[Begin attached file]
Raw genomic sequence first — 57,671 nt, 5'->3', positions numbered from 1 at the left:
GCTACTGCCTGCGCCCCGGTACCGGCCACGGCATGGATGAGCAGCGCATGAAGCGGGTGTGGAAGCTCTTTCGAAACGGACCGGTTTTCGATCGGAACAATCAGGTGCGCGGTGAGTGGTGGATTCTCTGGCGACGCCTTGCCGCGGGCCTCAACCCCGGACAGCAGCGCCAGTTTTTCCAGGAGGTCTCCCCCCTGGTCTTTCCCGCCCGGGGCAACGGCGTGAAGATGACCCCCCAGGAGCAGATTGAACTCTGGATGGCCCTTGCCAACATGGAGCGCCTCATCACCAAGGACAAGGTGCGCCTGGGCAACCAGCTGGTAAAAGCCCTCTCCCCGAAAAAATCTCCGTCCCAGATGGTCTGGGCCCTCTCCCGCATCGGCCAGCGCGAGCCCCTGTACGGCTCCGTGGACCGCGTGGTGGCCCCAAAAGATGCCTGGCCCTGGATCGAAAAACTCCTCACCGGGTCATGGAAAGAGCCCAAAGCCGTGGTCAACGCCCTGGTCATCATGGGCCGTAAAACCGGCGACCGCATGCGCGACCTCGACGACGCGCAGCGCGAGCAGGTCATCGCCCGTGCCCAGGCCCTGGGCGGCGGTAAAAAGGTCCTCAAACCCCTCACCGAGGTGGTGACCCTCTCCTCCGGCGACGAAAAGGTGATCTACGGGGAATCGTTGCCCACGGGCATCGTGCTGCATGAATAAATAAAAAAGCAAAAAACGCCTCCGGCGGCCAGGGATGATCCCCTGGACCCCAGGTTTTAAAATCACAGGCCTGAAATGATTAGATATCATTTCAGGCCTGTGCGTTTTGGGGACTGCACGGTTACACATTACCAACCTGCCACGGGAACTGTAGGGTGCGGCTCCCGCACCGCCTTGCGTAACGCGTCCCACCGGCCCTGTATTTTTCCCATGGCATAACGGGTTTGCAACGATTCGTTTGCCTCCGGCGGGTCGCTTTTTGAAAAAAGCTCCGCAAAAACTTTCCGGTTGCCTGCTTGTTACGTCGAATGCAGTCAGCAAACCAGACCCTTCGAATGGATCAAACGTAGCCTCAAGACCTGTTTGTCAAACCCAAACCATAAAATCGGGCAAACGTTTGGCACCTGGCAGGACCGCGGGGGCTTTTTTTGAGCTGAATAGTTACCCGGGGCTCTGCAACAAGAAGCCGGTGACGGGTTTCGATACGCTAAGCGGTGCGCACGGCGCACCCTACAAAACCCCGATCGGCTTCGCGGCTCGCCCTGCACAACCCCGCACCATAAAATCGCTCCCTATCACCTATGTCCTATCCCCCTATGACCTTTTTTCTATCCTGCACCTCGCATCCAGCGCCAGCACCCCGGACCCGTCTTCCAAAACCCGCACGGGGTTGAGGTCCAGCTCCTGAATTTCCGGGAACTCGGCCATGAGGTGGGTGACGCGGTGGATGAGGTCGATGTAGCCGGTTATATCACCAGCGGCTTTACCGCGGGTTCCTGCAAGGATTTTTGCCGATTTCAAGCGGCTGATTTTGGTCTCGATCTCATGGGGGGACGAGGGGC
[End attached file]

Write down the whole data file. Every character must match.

Raw genomic sequence first — 57,671 nt, 5'->3', positions numbered from 1 at the left:
GCTACTGCCTGCGCCCCGGTACCGGCCACGGCATGGATGAGCAGCGCATGAAGCGGGTGTGGAAGCTCTTTCGAAACGGACCGGTTTTCGATCGGAACAATCAGGTGCGCGGTGAGTGGTGGATTCTCTGGCGACGCCTTGCCGCGGGCCTCAACCCCGGACAGCAGCGCCAGTTTTTCCAGGAGGTCTCCCCCCTGGTCTTTCCCGCCCGGGGCAACGGCGTGAAGATGACCCCCCAGGAGCAGATTGAACTCTGGATGGCCCTTGCCAACATGGAGCGCCTCATCACCAAGGACAAGGTGCGCCTGGGCAACCAGCTGGTAAAAGCCCTCTCCCCGAAAAAATCTCCGTCCCAGATGGTCTGGGCCCTCTCCCGCATCGGCCAGCGCGAGCCCCTGTACGGCTCCGTGGACCGCGTGGTGGCCCCAAAAGATGCCTGGCCCTGGATCGAAAAACTCCTCACCGGGTCATGGAAAGAGCCCAAAGCCGTGGTCAACGCCCTGGTCATCATGGGCCGTAAAACCGGCGACCGCATGCGCGACCTCGACGACGCGCAGCGCGAGCAGGTCATCGCCCGTGCCCAGGCCCTGGGCGGCGGTAAAAAGGTCCTCAAACCCCTCACCGAGGTGGTGACCCTCTCCTCCGGCGACGAAAAGGTGATCTACGGGGAATCGTTGCCCACGGGCATCGTGCTGCATGAATAAATAAAAAAGCAAAAAACGCCTCCGGCGGCCAGGGATGATCCCCTGGACCCCAGGTTTTAAAATCACAGGCCTGAAATGATTAGATATCATTTCAGGCCTGTGCGTTTTGGGGACTGCACGGTTACACATTACCAACCTGCCACGGGAACTGTAGGGTGCGGCTCCCGCACCGCCTTGCGTAACGCGTCCCACCGGCCCTGTATTTTTCCCATGGCATAACGGGTTTGCAACGATTCGTTTGCCTCCGGCGGGTCGCTTTTTGAAAAAAGCTCCGCAAAAACTTTCCGGTTGCCTGCTTGTTACGTCGAATGCAGTCAGCAAACCAGACCCTTCGAATGGATCAAACGTAGCCTCAAGACCTGTTTGTCAAACCCAAACCATAAAATCGGGCAAACGTTTGGCACCTGGCAGGACCGCGGGGGCTTTTTTTGAGCTGAATAGTTACCCGGGGCTCTGCAACAAGAAGCCGGTGACGGGTTTCGATACGCTAAGCGGTGCGCACGGCGCACCCTACAAAACCCCGATCGGCTTCGCGGCTCGCCCTGCACAACCCCGCACCATAAAATCGCTCCCTATCACCTATGTCCTATCCCCCTATGACCTTTTTTCTATCCTGCACCTCGCATCCAGCGCCAGCACCCCGGACCCGTCTTCCAAAACCCGCACGGGGTTGAGGTCCAGCTCCTGAATTTCCGGGAACTCGGCCATGAGGTGGGTGACGCGGTGGATGAGGTCGATGTAGCCGGTTATATCACCAGCGGCTTTACCGCGGGTTCCTGCAAGGATTTTTGCCGATTTCAAGCGGCTGATTTTGGTCTCGATCTCATGGGGGGACGAGGGGC